Open Access Articles- Top Results for Adrian Cardenas

Adrian Cardenas

Adrian Cardenas
Second baseman
Born: (1987-10-10) October 10, 1987 (age 28)
Miami Lakes, Florida
Batted: Left Threw: Right
MLB debut
May 7, 2012 for the Chicago Cubs
Last MLB appearance
October 3, 2012 for the Chicago Cubs
Career statistics
Batting average .183
Home runs 0
Runs batted in 2
  1. REDIRECT Template:Baseball year)

Adrian Cardenas Rubio (born October 10, 1987) is a former American professional baseball second baseman.


Philadelphia Phillies

Cardenas was selected by the Philadelphia Phillies in the first round of the 2006 Major League Baseball Draft. Cardenas won the 2006 Baseball America High School Player of the Year Award.[1] He was assigned to the GCL Phillies, where in 41 games, he hit .318 with 2 home runs (HRs), 21 runs batted in (RBIs) and 13 stolen bases (SBs).

Cardenas spent 2007 with Single-A Lakewood, where in 127 games, he hit .295 with 9 HRs, 79 RBIs and 20 SBs. Cardenas played in the 2007 All-Star Futures Game.[2] Cardenas began 2008 with A-Advanced Clearwater, where he played until he was traded.

Oakland Athletics

On July 17, 2008, the Phillies traded Cardenas, Josh Outman and Matthew Spencer to the Oakland Athletics in exchange for Joe Blanton. He was assigned to A-Advanced Stockton, but was promoted to Double-A Midland in August. In 109 total games, he hit .296 with 5 HRs, 40 RBIs and 17 SBs.

Cardenas was a non-roster invitee to the Oakland Athletics spring training camp in 2009.[3] He split the season with Midland and Triple-A Sacramento. In 130 games total, he hit .299 with 4 HRs and 79 RBIs.

To start the 2010 season, Cardenas was ranked ninth in Oakland's farm system according to Baseball America[4] and again was at big-league camp as a non-roster invitee. He opened the year at Sacramento, but was demoted to Midland in June. He was promoted back to Sacramento in August. In 109 games total, .304 with 4 HRs and 53 RBIs. Cardenas spent 2011 with Sacramento, where in 127 games, he hit .314 with 5 HRs, 51 RBIs and 13 SBs. After the season, Cardenas was added to the 40-man roster.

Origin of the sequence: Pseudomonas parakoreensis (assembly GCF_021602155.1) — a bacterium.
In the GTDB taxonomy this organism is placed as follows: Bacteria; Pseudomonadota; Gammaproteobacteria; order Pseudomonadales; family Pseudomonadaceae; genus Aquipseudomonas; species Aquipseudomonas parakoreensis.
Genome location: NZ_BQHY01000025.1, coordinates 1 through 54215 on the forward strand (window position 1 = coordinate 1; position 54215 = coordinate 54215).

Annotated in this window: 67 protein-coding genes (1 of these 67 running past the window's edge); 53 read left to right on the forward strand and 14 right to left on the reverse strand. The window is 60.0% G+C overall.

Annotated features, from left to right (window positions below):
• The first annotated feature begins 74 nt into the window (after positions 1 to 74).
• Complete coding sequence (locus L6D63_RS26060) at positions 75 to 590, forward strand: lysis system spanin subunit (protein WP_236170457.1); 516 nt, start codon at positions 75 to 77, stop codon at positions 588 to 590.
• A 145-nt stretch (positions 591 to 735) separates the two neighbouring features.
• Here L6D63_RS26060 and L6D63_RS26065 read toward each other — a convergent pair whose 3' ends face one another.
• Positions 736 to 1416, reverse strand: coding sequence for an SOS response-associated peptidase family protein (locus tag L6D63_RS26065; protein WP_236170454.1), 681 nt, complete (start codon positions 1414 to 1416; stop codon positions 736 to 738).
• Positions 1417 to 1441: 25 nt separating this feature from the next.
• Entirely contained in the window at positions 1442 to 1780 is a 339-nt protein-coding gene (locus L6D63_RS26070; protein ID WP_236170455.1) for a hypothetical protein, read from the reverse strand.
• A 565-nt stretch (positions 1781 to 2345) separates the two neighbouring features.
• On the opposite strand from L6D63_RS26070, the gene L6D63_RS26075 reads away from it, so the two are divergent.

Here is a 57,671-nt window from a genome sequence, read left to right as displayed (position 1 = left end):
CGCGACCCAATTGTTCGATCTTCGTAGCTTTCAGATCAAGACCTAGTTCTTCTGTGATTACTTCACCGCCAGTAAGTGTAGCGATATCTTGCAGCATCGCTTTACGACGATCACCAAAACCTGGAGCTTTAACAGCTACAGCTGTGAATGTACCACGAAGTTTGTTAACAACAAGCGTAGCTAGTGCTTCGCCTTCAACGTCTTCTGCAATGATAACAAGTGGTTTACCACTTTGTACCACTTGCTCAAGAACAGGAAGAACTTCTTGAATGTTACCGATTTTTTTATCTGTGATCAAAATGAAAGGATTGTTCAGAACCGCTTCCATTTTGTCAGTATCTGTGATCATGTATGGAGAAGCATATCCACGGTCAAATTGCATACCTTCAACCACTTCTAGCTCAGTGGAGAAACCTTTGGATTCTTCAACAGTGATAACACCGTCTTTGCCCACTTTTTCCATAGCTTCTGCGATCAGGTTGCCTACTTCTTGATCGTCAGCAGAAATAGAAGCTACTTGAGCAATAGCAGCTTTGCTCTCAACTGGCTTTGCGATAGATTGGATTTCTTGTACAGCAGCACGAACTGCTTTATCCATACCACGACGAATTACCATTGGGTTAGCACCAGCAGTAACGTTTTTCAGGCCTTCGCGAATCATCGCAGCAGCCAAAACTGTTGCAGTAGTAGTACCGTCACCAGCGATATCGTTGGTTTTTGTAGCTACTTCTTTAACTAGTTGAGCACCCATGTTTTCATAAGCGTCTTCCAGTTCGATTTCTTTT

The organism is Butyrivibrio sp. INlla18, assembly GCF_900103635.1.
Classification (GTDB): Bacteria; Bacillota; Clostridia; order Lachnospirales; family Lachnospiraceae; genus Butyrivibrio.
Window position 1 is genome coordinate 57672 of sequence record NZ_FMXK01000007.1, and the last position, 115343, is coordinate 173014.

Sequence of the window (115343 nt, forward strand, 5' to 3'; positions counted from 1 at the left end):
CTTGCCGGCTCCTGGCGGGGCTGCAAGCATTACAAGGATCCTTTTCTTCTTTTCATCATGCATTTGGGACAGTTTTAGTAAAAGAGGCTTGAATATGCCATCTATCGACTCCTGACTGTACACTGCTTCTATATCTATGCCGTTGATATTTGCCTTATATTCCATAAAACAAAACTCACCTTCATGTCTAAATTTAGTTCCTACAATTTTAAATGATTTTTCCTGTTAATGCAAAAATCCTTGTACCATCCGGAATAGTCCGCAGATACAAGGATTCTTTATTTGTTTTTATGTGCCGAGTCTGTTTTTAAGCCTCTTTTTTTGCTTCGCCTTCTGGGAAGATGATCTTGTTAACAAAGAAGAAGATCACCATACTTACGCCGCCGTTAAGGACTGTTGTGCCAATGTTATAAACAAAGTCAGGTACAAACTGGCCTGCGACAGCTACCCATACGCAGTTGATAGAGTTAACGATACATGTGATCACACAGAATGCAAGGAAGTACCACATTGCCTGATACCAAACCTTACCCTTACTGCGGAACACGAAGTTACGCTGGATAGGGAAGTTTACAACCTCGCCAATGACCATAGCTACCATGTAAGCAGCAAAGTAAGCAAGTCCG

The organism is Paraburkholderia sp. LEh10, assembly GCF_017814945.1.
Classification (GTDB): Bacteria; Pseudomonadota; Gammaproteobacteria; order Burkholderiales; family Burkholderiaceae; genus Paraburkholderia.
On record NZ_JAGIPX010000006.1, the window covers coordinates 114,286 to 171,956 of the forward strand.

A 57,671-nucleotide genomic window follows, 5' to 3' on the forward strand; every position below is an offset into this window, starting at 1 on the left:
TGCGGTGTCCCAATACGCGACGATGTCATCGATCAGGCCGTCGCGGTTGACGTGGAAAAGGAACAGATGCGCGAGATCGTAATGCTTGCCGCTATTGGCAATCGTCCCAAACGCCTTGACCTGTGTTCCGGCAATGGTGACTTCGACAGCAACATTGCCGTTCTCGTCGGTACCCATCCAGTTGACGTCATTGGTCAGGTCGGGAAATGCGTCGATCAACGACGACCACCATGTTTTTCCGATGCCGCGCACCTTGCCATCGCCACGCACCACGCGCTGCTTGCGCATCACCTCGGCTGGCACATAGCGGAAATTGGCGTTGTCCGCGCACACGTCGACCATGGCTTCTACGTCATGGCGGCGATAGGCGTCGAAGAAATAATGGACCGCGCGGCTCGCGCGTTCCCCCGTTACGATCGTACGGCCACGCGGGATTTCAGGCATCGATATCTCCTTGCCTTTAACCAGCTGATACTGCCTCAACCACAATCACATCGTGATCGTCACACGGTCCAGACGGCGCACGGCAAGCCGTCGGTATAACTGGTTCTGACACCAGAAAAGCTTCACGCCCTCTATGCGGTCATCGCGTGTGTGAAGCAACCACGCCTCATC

On January 26, 2012, Cardenas was designated for assignment by the Athletics to make room on the 40-man roster for new signee Jonny Gomes.[5]

Chicago Cubs

On February 6, 2012, Cardenas was claimed off waivers by the Chicago Cubs.[6] On May 7, 2012, he was recalled from Triple-A Iowa, replacing Travis Wood. He made his Major League debut that day as a pinch-hitter, lining out. His first start came the next day, at second base. His first hit, a double off of José Veras of the Milwaukee Brewers, came in his fifth game. He spent most of July with Iowa, but was recalled on July 31. After being optioned to Iowa on August 21, he was recalled when the rosters expanded in September. He was used mostly off the bench, starting in only nine games. In 45 games with Chicago, he hit .183 with 2 RBIs. On October 25, Cardenas was outrighted off the 40-man roster.[7]


Cardenas retired from baseball after the 2012 season because he no longer enjoyed the game. He started taking classes at New York University.[8]


  1. ^ "2006 High School Player Of The Year". Baseball America. June 15, 2006. Retrieved April 8, 2009. 
  2. ^ Phillips, Mike (July 9, 2007). "Cardenas composed keys to baseball success from piano lessons: Teammates tease him about his musical talent, but Adrian Cardenas, who starred at Monsignor Pace High, learned coordination and discipline from the piano.". Miami Herald. Retrieved April 8, 2009. 
  3. ^ Hagen, Paul (February 25, 2009). "Phillies' former prospects are A-OK after Blanton trade". Philadelphia Daily News. Archived from the original on February 28, 2009. Retrieved April 8, 2009. [dead link]
  4. ^ Shonerd, Jim (January 19, 2010). "Oakland's Top-Rated Prospects". Retrieved October 31, 2013. 
  5. ^ "Outfielder Gomes reaches deal with A's". Retrieved October 31, 2013. 
  6. ^ "Cubs claim infielder Adrian Cardenas off waivers from Oakland". (Press release). February 6, 2012. 
  7. ^ Padilla, Doug (October 25, 2012). "Recker claimed; four are outrighted". ESPN Chicago. 
  8. ^ Cardenas, Adrian (October 30, 2013). "Why I Quit Major League Baseball". The New Yorker. Condé Nast Publications. Retrieved October 31, 2013. 

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